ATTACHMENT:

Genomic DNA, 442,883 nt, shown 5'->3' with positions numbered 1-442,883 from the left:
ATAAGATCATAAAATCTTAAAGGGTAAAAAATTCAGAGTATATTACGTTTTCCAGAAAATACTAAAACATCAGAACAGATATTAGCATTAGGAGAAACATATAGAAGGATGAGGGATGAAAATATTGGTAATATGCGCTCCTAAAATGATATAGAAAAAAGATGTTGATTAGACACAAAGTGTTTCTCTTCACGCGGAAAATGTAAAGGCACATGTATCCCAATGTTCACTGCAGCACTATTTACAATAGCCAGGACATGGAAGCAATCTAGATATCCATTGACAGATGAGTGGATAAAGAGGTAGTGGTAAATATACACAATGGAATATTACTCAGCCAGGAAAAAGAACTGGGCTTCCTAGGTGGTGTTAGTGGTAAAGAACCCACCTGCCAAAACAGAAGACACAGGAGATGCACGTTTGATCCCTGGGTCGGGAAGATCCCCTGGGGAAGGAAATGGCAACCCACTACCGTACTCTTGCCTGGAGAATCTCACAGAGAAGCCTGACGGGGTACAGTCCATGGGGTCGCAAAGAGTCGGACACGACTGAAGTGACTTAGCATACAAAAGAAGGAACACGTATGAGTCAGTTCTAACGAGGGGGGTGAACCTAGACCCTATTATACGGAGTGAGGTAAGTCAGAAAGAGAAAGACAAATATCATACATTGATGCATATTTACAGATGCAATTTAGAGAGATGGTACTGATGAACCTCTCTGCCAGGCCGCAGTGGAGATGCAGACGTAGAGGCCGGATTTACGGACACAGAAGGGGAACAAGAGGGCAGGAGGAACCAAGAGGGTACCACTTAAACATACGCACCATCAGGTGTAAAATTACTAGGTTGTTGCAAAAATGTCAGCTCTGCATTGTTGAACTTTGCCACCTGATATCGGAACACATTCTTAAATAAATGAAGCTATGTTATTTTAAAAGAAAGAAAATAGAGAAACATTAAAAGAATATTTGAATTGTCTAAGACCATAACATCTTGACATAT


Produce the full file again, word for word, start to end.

Genomic DNA, 442,883 nt, shown 5'->3' with positions numbered 1-442,883 from the left:
ATAAGATCATAAAATCTTAAAGGGTAAAAAATTCAGAGTATATTACGTTTTCCAGAAAATACTAAAACATCAGAACAGATATTAGCATTAGGAGAAACATATAGAAGGATGAGGGATGAAAATATTGGTAATATGCGCTCCTAAAATGATATAGAAAAAAGATGTTGATTAGACACAAAGTGTTTCTCTTCACGCGGAAAATGTAAAGGCACATGTATCCCAATGTTCACTGCAGCACTATTTACAATAGCCAGGACATGGAAGCAATCTAGATATCCATTGACAGATGAGTGGATAAAGAGGTAGTGGTAAATATACACAATGGAATATTACTCAGCCAGGAAAAAGAACTGGGCTTCCTAGGTGGTGTTAGTGGTAAAGAACCCACCTGCCAAAACAGAAGACACAGGAGATGCACGTTTGATCCCTGGGTCGGGAAGATCCCCTGGGGAAGGAAATGGCAACCCACTACCGTACTCTTGCCTGGAGAATCTCACAGAGAAGCCTGACGGGGTACAGTCCATGGGGTCGCAAAGAGTCGGACACGACTGAAGTGACTTAGCATACAAAAGAAGGAACACGTATGAGTCAGTTCTAACGAGGGGGGTGAACCTAGACCCTATTATACGGAGTGAGGTAAGTCAGAAAGAGAAAGACAAATATCATACATTGATGCATATTTACAGATGCAATTTAGAGAGATGGTACTGATGAACCTCTCTGCCAGGCCGCAGTGGAGATGCAGACGTAGAGGCCGGATTTACGGACACAGAAGGGGAACAAGAGGGCAGGAGGAACCAAGAGGGTACCACTTAAACATACGCACCATCAGGTGTAAAATTACTAGGTTGTTGCAAAAATGTCAGCTCTGCATTGTTGAACTTTGCCACCTGATATCGGAACACATTCTTAAATAAATGAAGCTATGTTATTTTAAAAGAAAGAAAATAGAGAAACATTAAAAGAATATTTGAATTGTCTAAGACCATAACATCTTGACATAT